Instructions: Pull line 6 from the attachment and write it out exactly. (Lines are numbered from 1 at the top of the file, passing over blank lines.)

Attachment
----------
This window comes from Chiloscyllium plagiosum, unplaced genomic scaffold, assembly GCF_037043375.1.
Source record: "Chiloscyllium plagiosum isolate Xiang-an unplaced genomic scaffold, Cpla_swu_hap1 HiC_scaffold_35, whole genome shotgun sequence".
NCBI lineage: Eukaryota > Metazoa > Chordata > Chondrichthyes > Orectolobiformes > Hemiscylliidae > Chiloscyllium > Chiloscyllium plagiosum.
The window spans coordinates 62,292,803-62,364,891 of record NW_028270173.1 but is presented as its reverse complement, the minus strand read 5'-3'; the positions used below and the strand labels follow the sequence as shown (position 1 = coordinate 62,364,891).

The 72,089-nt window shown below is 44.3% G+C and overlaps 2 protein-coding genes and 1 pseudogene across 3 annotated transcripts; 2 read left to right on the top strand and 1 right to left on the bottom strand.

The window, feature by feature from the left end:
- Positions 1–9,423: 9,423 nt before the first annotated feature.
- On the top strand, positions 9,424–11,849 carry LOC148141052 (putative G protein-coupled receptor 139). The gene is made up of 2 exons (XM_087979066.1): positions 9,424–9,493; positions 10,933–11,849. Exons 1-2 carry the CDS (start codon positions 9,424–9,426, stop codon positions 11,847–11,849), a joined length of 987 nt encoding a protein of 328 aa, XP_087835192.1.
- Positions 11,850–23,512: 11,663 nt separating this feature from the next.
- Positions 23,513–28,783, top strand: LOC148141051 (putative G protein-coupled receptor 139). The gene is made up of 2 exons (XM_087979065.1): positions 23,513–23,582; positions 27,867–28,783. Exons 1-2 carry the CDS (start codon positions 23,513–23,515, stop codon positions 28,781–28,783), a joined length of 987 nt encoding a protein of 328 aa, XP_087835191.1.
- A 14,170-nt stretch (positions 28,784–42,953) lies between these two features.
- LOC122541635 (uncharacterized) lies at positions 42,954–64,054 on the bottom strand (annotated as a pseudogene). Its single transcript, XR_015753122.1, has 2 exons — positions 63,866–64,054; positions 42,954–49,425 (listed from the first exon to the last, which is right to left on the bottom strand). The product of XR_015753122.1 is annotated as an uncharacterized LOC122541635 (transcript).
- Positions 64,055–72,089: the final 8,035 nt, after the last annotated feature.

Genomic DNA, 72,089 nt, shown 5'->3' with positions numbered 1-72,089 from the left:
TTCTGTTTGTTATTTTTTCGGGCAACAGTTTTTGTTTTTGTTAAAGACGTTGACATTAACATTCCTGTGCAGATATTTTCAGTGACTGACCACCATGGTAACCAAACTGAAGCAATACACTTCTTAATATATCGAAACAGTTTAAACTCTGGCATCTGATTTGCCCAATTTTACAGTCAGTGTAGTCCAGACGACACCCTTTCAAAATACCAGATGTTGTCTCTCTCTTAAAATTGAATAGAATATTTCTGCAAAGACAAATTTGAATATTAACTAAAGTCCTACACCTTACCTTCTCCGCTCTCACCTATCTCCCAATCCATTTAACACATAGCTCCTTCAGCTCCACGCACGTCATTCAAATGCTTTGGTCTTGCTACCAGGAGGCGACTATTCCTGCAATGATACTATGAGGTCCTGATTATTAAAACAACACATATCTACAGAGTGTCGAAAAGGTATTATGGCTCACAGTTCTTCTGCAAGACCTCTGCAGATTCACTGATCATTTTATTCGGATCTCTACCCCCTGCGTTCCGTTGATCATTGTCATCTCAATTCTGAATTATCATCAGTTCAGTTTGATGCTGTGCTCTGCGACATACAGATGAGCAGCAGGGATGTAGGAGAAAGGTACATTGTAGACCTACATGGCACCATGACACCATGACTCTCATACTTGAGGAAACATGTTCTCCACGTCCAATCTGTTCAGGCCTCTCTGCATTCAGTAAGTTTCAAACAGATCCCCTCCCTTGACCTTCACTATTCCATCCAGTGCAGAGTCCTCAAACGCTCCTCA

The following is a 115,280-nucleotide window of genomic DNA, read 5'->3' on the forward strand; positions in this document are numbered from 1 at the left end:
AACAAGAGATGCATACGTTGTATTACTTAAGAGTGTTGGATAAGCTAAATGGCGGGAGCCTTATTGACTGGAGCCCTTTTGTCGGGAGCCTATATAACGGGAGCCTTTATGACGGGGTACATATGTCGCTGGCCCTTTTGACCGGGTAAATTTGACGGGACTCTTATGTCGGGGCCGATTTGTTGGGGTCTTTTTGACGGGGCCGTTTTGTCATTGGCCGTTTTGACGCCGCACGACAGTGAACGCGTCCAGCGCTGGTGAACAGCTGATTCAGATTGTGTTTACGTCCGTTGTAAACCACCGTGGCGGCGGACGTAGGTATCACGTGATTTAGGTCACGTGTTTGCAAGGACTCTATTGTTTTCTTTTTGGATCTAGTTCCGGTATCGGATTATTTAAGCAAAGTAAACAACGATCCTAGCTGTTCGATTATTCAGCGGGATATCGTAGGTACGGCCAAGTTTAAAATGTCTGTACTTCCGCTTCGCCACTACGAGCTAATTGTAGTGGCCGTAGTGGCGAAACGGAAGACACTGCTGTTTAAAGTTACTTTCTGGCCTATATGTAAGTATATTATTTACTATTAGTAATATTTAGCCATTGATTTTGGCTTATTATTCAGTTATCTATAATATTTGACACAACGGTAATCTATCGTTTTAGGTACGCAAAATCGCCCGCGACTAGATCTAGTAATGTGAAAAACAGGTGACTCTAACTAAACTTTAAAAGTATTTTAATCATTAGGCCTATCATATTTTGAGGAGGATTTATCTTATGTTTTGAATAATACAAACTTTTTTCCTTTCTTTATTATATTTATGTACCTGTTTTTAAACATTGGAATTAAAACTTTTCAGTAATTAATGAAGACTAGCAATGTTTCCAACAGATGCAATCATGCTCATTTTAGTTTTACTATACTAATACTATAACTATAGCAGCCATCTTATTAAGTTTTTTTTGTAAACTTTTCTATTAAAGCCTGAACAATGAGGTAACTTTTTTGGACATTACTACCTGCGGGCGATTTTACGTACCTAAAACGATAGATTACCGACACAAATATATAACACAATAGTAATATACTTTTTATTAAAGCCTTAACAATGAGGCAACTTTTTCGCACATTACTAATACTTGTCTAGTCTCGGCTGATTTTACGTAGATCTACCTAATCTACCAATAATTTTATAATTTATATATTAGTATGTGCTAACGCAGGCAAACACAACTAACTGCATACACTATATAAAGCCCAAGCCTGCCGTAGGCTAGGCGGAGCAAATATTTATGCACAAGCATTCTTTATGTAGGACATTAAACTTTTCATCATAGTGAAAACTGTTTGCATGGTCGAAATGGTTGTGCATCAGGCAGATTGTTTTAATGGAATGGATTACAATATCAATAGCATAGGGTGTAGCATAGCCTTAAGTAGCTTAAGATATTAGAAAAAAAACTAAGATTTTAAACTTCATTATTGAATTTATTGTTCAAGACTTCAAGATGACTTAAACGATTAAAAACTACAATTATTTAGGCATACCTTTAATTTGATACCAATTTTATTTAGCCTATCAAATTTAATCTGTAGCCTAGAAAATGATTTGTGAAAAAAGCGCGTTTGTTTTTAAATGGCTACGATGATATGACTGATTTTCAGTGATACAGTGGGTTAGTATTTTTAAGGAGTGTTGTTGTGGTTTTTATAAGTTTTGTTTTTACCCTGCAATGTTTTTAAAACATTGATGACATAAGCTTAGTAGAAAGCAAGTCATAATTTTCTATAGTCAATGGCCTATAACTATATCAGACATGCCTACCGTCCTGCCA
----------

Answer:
The window, feature by feature from the left end: